According to Kaplow, the program is not solely focused on children who lost their homes, though they, too, may have other important needs. Rather, the Harvey Resiliency and Recovery Program is aimed at children ages 7 to 17 who are experiencing high levels of distress, not only as a result of Harvey, but from other pre-existing adversities they’ve faced. “The kids who are really suffering the most after Harvey are those who’ve experienced prior traumas and losses,” Kaplow says. These children may be unable to get out of bed, complete their homework, or participate in activities they once loved, she explains. They might avoid speaking of their circumstances or lost loved ones; they might isolate themselves altogether. Their pain can lead to nightmares or panic attacks, or worse, talk of suicide or self-harm.
For Ortega, her grief was manifested in what seemed like unmanageable levels of stress as she tried to “get her life back together.” With college application and scholarship deadlines quickly approaching, the loss of all her school materials and documents—things she never thought she would miss—felt monumental. “If I reflect back to it, the loss of my brother feels like way much more than this,” she acknowledges. “This was just material things, but it still feels like a lot, because I worked for some of them and they are all lost. It’s just depressing.”
Like many of the children in the program though, Ortega meets with a TAG Center counselor weekly as she works to get back on her feet. Ortega says she talks with Dr. Luana Da Silva, whom she first met after her brother’s death, about her home, her family’s losses, and anything that makes her stress boil over. Most importantly, to Ortega at least, they talk about solutions to help manage her anxiety. “[Luana] told me whenever I am stressed out to make sketches, because I like drawing,” she says. “She told me to always have a notebook and pencil to draw something or jot down my ideas, to take deep breaths and put a little pause to my life.”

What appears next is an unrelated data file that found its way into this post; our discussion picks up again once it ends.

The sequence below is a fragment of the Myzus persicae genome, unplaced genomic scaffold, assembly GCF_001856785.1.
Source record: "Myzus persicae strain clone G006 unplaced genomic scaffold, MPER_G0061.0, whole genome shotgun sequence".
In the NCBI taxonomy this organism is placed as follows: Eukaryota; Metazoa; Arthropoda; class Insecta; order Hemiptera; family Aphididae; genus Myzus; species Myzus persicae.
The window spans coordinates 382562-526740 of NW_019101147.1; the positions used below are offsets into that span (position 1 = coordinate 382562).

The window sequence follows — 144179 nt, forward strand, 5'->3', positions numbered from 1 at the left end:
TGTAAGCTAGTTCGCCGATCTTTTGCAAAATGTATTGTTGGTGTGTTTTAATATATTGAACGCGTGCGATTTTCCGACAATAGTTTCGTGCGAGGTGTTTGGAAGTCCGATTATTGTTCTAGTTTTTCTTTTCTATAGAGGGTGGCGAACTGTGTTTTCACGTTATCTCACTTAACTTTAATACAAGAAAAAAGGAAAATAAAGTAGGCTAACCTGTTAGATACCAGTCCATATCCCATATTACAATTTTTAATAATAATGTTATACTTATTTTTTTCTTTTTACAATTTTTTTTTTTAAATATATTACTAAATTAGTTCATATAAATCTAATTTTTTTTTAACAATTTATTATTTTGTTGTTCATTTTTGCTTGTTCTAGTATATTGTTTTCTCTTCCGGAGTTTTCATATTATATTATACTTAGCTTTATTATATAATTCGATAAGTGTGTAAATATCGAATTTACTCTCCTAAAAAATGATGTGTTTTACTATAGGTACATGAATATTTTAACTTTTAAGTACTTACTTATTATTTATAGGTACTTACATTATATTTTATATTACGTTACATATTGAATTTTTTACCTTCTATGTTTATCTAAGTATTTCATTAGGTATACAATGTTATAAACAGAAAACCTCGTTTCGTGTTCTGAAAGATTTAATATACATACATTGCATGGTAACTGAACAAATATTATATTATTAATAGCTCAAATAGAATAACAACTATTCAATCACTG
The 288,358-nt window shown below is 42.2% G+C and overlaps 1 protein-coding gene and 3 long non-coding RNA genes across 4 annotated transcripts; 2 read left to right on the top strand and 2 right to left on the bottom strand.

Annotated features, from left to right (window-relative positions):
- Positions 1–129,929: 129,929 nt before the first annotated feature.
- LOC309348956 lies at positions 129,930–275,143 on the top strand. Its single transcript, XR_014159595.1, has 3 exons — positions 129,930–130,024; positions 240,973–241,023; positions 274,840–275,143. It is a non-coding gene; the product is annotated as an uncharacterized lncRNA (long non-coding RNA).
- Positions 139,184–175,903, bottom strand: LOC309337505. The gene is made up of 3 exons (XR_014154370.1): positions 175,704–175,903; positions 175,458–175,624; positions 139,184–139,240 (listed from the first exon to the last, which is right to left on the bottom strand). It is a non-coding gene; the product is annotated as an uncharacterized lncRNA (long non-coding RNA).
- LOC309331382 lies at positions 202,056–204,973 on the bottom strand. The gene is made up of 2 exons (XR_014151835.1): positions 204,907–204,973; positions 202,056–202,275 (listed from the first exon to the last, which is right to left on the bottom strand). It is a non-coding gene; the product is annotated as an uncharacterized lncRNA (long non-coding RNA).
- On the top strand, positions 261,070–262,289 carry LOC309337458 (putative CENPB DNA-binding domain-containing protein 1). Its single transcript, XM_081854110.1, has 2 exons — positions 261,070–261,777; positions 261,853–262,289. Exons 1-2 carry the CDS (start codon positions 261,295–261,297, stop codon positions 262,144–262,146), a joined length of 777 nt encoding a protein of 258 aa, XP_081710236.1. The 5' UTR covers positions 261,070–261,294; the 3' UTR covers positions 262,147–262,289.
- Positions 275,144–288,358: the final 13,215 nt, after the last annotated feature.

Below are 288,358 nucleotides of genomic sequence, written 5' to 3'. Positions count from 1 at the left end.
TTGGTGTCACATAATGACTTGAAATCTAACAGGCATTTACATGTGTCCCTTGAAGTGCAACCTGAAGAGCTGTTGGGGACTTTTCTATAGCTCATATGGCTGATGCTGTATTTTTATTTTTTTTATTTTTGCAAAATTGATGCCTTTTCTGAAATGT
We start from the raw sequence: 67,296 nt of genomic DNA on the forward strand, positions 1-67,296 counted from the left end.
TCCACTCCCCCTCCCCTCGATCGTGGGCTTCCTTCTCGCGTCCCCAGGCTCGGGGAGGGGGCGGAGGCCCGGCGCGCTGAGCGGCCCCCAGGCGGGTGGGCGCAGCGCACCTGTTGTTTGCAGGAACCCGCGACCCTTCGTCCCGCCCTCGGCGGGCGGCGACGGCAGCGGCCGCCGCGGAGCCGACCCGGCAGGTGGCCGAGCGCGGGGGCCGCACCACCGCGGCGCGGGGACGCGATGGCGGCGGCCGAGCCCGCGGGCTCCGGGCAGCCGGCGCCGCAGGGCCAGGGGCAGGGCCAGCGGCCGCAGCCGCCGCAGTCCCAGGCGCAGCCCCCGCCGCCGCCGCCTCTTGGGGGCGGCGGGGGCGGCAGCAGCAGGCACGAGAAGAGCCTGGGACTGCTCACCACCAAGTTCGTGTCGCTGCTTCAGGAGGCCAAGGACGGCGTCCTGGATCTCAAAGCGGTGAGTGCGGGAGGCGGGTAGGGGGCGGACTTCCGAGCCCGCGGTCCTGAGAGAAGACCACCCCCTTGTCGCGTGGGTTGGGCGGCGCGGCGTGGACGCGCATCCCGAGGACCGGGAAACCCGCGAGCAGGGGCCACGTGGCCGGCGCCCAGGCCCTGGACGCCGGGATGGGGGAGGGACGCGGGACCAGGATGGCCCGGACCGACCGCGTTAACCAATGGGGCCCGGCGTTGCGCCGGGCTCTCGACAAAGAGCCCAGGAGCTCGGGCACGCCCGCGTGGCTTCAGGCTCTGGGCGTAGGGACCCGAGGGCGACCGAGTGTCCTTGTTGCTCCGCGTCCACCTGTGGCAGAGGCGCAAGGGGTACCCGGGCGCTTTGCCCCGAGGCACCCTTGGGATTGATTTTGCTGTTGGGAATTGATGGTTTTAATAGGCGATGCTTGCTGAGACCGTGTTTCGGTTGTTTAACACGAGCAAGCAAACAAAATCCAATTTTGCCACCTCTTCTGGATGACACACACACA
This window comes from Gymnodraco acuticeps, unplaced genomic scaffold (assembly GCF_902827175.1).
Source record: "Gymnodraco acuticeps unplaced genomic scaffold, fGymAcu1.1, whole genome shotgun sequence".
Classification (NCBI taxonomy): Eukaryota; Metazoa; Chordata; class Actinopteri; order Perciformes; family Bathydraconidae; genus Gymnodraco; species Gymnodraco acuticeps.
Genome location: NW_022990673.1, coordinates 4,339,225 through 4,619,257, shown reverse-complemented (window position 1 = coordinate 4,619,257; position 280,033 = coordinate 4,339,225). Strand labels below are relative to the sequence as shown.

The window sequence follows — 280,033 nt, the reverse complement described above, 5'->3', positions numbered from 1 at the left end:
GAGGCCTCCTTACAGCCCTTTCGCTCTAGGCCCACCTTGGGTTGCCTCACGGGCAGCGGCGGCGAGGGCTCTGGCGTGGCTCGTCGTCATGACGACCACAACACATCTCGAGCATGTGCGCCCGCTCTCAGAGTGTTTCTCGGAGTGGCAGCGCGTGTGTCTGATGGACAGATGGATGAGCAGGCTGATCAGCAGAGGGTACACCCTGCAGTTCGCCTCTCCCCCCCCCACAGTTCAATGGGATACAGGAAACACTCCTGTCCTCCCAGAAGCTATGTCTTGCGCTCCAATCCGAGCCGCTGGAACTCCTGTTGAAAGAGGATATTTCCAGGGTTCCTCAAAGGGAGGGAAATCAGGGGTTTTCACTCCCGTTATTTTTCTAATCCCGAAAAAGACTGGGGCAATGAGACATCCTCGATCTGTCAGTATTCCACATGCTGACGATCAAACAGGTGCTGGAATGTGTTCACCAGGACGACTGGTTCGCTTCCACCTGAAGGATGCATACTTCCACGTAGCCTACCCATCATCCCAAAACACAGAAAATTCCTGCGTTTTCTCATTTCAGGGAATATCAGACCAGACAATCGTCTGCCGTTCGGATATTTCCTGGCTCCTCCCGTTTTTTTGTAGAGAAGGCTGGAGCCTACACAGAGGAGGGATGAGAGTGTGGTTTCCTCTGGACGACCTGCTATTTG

For Kaplow and her team, this is a step in the right direction. “Seeing their resiliency and how, for most of them, they’re able to adjust to their new normal, being able to help them and see that change over time—that part is almost addictive.” Kaplow pauses, then sums it up: “You watch one kid get better, and you want to continue that pattern.”
Still, like many families, the Ortegas have a long road ahead. Since abandoning their home at Mesa and Tidwell, they have been living in and renovating a rental property they own that was also damaged in the storm. According to Nydea, there are still a number of projects on their to-do list there. But finally, there has been a bit of good news. This August she’ll start classes at her top choice college, Bucknell University in Pennsylvania.
When we first spoke with Nydea, she feared the financial setbacks of massive home repairs would leave her unable to attend—her years of dedication and hard work potentially awash. But by May, with the help of a financial aid package and an additional student loan, she was able to put down her deposit. All that was left to do was to pass her finals, attend Senior Signing Day, and graduate. And still, despite everything she has been through in the Augusts of past, in a way that both shows her age and beyond-her-years maturity, Ortega, retains a bit of optimism: “‘After a hurricane comes a rainbow,’ like Katy Perry says.”